This is a breakdown of my Paternal Great-Great Grandparents in the 1910 census. Also seen are my Great-Grandparents, who were young children living with their parents. You can click each image to see a larger size.

     In 1910 my Great-Great Grandparents, George Robert Craft and his wife, Effie Verona Powell, were living on Sanders-Ferry Road in Gains, Militia District 199, Elbert County, Georgia.  "Bob," as he was called, was a general farmer working rented land on his "own account." The couple had been married for 19 years and had seven children. Both could read and write. My Great Grandfather, Bennie E Craft, was a 14 year old boy living with his parents. He was attending school at this time.

In 1910 my Great-Great Grandparents, John H Evans and his wife, Leila Frances Craft, were living on an unnamed road in Gaines, Militia District 199, Elbert County, Georgia.  John was a general farmer working rented land on his "own account." The couple had been married for 12 years and had five living children (and one deceased). Both could read and write. My Great Grandmother, Sallie Ruth Evans, was an eight year old girl living with her parents. She was attending school, but whether or not she could read and write is marked through.

In 1910 my Great-Great Grandmother, Amelia Permelia Parrish, third wife and widow of William Britt, was living on Stillmore Rural Route #1, 55th District, Emanuel County, Georgia. She was living with her daughter, Rosa, and son-in-law, Damascus Hayes. Amelia had given birth to 10 children, seven of which were still living and four of whom still lived with her. Among them was my Great-Grandfather, Nathan Britt, a nine year old boy. He was attending school but they did not record if he could read or write.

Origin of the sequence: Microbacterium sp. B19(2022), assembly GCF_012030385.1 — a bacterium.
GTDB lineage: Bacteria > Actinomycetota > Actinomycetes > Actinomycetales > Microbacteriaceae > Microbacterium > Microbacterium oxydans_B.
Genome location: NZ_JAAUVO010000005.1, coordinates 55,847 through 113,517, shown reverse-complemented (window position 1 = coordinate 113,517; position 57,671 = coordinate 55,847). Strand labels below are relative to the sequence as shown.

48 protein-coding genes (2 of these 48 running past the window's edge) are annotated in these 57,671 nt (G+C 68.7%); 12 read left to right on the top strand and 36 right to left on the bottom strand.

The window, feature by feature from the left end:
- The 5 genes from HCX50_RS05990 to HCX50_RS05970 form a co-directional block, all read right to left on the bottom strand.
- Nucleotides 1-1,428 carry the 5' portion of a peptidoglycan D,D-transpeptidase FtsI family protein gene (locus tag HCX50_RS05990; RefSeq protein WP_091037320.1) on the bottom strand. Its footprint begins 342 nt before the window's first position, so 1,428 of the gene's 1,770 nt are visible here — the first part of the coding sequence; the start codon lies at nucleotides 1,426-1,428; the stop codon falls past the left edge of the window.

In 1910 my Great-Great Grandparents, William L Barfield and his wife, Susan F Boatright, were living in the 59th District of Emanuel County, Georgia.  "Bill" was a farmer laborer, hiring out his services to others. The couple had been married for seven years and had three children, including my Great-Grandmother, Ledora Barfield was a three year old girl living with her parents.

07 January 2012

Surname Saturday - Evans

     My Evans family line is somewhat short, only tracing back to 1850 and my Great-Great-Great Grandfather.  Here's the line:

1. Sally Ruth Evans [Great-Grandmother]
--- born: 17 Aug 1902, Hart County, Georgia
--- died: 20 Jun 1999, Hartwell, Hart County, Georgia
--- married: Bennie E Craft, abt 1918

2. John H Evans [Great-Great Grandfather]
--- born: 28 May 1879, Elbert County, Georgia
--- died: 9 Jul 1911, Gaines, Elbert, Georgia
--- married: Leila Frances Craft, abt 1897

3. William A Evans [Great-Great-Great Grandfather]
--- born: 18 Sep 1850, Hart County, Georgia
--- died: 2 Oct 1917, Ira, Anderson, South Carolina
--- married: Harriett Ann Partain, abt 1872

4. Unknown Evans
--- born: ?
--- died: bef 1860
--- married: Bedie / Beady

     Having written that out, I see that not only does this line go back very far, but it has been elusive regarding marriage licenses!